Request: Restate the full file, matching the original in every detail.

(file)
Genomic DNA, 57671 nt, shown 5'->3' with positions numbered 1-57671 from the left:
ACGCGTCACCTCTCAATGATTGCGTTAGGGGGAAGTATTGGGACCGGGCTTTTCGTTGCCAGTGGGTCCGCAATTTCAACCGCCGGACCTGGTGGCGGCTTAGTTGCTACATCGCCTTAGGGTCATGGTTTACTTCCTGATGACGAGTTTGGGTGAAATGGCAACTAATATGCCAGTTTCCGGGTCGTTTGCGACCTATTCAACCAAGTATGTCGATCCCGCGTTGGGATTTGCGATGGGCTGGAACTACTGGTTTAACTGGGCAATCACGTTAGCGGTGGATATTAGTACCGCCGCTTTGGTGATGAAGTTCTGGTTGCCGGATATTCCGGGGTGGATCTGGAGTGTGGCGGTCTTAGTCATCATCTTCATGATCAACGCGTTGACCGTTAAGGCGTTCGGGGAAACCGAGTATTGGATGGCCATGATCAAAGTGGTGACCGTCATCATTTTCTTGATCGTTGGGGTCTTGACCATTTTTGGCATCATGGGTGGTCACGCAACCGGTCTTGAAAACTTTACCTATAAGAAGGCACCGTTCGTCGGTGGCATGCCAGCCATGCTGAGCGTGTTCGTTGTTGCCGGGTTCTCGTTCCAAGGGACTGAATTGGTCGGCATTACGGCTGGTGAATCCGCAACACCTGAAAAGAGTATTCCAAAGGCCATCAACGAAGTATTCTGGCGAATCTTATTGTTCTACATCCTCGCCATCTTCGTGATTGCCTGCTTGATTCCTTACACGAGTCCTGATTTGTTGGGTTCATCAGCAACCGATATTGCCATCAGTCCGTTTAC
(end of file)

Genomic DNA, 57671 nt, shown 5'->3' with positions numbered 1-57671 from the left:
ACGCGTCACCTCTCAATGATTGCGTTAGGGGGAAGTATTGGGACCGGGCTTTTCGTTGCCAGTGGGTCCGCAATTTCAACCGCCGGACCTGGTGGCGGCTTAGTTGCTACATCGCCTTAGGGTCATGGTTTACTTCCTGATGACGAGTTTGGGTGAAATGGCAACTAATATGCCAGTTTCCGGGTCGTTTGCGACCTATTCAACCAAGTATGTCGATCCCGCGTTGGGATTTGCGATGGGCTGGAACTACTGGTTTAACTGGGCAATCACGTTAGCGGTGGATATTAGTACCGCCGCTTTGGTGATGAAGTTCTGGTTGCCGGATATTCCGGGGTGGATCTGGAGTGTGGCGGTCTTAGTCATCATCTTCATGATCAACGCGTTGACCGTTAAGGCGTTCGGGGAAACCGAGTATTGGATGGCCATGATCAAAGTGGTGACCGTCATCATTTTCTTGATCGTTGGGGTCTTGACCATTTTTGGCATCATGGGTGGTCACGCAACCGGTCTTGAAAACTTTACCTATAAGAAGGCACCGTTCGTCGGTGGCATGCCAGCCATGCTGAGCGTGTTCGTTGTTGCCGGGTTCTCGTTCCAAGGGACTGAATTGGTCGGCATTACGGCTGGTGAATCCGCAACACCTGAAAAGAGTATTCCAAAGGCCATCAACGAAGTATTCTGGCGAATCTTATTGTTCTACATCCTCGCCATCTTCGTGATTGCCTGCTTGATTCCTTACACGAGTCCTGATTTGTTGGGTTCATCAGCAACCGATATTGCCATCAGTCCGTTTAC